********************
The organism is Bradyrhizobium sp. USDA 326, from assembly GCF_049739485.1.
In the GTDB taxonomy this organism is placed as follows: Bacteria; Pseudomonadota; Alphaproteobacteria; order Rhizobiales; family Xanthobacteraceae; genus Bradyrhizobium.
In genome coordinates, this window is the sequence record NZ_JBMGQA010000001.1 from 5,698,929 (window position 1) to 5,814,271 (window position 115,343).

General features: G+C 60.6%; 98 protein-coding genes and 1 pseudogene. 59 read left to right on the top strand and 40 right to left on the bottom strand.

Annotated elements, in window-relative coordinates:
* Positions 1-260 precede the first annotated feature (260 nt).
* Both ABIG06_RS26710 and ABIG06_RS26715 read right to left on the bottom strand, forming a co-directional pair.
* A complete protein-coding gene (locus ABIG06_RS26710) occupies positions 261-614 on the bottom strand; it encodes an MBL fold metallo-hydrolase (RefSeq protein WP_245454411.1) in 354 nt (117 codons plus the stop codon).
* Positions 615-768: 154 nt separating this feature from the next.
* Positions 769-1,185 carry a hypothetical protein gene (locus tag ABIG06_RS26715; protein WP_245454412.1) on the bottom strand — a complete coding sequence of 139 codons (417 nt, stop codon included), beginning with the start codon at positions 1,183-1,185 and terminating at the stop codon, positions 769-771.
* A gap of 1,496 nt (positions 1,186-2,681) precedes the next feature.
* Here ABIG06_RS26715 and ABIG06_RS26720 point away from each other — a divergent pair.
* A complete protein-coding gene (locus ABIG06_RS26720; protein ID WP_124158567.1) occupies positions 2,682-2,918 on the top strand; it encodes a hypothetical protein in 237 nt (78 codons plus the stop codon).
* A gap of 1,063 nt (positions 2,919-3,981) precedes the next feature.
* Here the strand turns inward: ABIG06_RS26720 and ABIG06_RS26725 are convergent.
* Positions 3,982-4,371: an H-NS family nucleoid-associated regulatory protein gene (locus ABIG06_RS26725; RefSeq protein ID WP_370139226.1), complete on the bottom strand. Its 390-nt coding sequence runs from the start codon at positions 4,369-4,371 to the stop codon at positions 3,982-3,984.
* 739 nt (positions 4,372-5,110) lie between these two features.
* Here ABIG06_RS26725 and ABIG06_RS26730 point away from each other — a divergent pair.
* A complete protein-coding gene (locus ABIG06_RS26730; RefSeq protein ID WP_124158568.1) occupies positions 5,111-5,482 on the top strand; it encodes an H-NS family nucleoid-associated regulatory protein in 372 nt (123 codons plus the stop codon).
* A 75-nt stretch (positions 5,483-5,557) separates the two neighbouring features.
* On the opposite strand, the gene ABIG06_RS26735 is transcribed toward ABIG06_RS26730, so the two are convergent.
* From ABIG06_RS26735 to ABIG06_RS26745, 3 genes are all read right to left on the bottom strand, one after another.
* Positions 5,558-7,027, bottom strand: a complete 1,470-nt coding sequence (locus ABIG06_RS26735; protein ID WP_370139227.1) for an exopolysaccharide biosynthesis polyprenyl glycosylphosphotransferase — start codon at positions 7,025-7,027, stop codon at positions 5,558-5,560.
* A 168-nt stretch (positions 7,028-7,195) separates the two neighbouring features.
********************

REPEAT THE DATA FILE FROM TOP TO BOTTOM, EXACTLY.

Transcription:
The organism is Bradyrhizobium sp. USDA 326, from assembly GCF_049739485.1.
In the GTDB taxonomy this organism is placed as follows: Bacteria; Pseudomonadota; Alphaproteobacteria; order Rhizobiales; family Xanthobacteraceae; genus Bradyrhizobium.
In genome coordinates, this window is the sequence record NZ_JBMGQA010000001.1 from 5,698,929 (window position 1) to 5,814,271 (window position 115,343).

General features: G+C 60.6%; 98 protein-coding genes and 1 pseudogene. 59 read left to right on the top strand and 40 right to left on the bottom strand.

Annotated elements, in window-relative coordinates:
* Positions 1-260 precede the first annotated feature (260 nt).
* Both ABIG06_RS26710 and ABIG06_RS26715 read right to left on the bottom strand, forming a co-directional pair.
* A complete protein-coding gene (locus ABIG06_RS26710) occupies positions 261-614 on the bottom strand; it encodes an MBL fold metallo-hydrolase (RefSeq protein WP_245454411.1) in 354 nt (117 codons plus the stop codon).
* Positions 615-768: 154 nt separating this feature from the next.
* Positions 769-1,185 carry a hypothetical protein gene (locus tag ABIG06_RS26715; protein WP_245454412.1) on the bottom strand — a complete coding sequence of 139 codons (417 nt, stop codon included), beginning with the start codon at positions 1,183-1,185 and terminating at the stop codon, positions 769-771.
* A gap of 1,496 nt (positions 1,186-2,681) precedes the next feature.
* Here ABIG06_RS26715 and ABIG06_RS26720 point away from each other — a divergent pair.
* A complete protein-coding gene (locus ABIG06_RS26720; protein ID WP_124158567.1) occupies positions 2,682-2,918 on the top strand; it encodes a hypothetical protein in 237 nt (78 codons plus the stop codon).
* A gap of 1,063 nt (positions 2,919-3,981) precedes the next feature.
* Here the strand turns inward: ABIG06_RS26720 and ABIG06_RS26725 are convergent.
* Positions 3,982-4,371: an H-NS family nucleoid-associated regulatory protein gene (locus ABIG06_RS26725; RefSeq protein ID WP_370139226.1), complete on the bottom strand. Its 390-nt coding sequence runs from the start codon at positions 4,369-4,371 to the stop codon at positions 3,982-3,984.
* 739 nt (positions 4,372-5,110) lie between these two features.
* Here ABIG06_RS26725 and ABIG06_RS26730 point away from each other — a divergent pair.
* A complete protein-coding gene (locus ABIG06_RS26730; RefSeq protein ID WP_124158568.1) occupies positions 5,111-5,482 on the top strand; it encodes an H-NS family nucleoid-associated regulatory protein in 372 nt (123 codons plus the stop codon).
* A 75-nt stretch (positions 5,483-5,557) separates the two neighbouring features.
* On the opposite strand, the gene ABIG06_RS26735 is transcribed toward ABIG06_RS26730, so the two are convergent.
* From ABIG06_RS26735 to ABIG06_RS26745, 3 genes are all read right to left on the bottom strand, one after another.
* Positions 5,558-7,027, bottom strand: a complete 1,470-nt coding sequence (locus ABIG06_RS26735; protein ID WP_370139227.1) for an exopolysaccharide biosynthesis polyprenyl glycosylphosphotransferase — start codon at positions 7,025-7,027, stop codon at positions 5,558-5,560.
* A 168-nt stretch (positions 7,028-7,195) separates the two neighbouring features.